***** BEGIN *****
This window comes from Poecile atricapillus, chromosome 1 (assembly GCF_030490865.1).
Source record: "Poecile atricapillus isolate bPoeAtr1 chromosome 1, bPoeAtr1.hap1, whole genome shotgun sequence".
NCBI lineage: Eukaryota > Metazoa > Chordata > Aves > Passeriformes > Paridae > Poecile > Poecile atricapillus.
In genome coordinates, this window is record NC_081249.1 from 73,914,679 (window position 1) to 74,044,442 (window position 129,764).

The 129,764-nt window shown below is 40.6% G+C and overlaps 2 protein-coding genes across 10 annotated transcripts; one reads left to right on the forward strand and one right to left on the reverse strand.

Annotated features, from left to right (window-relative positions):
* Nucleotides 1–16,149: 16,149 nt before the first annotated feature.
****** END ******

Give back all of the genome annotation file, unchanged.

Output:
This window comes from Poecile atricapillus, chromosome 1 (assembly GCF_030490865.1).
Source record: "Poecile atricapillus isolate bPoeAtr1 chromosome 1, bPoeAtr1.hap1, whole genome shotgun sequence".
NCBI lineage: Eukaryota > Metazoa > Chordata > Aves > Passeriformes > Paridae > Poecile > Poecile atricapillus.
In genome coordinates, this window is record NC_081249.1 from 73,914,679 (window position 1) to 74,044,442 (window position 129,764).

The 129,764-nt window shown below is 40.6% G+C and overlaps 2 protein-coding genes across 10 annotated transcripts; one reads left to right on the forward strand and one right to left on the reverse strand.

Annotated features, from left to right (window-relative positions):
* Nucleotides 1–16,149: 16,149 nt before the first annotated feature.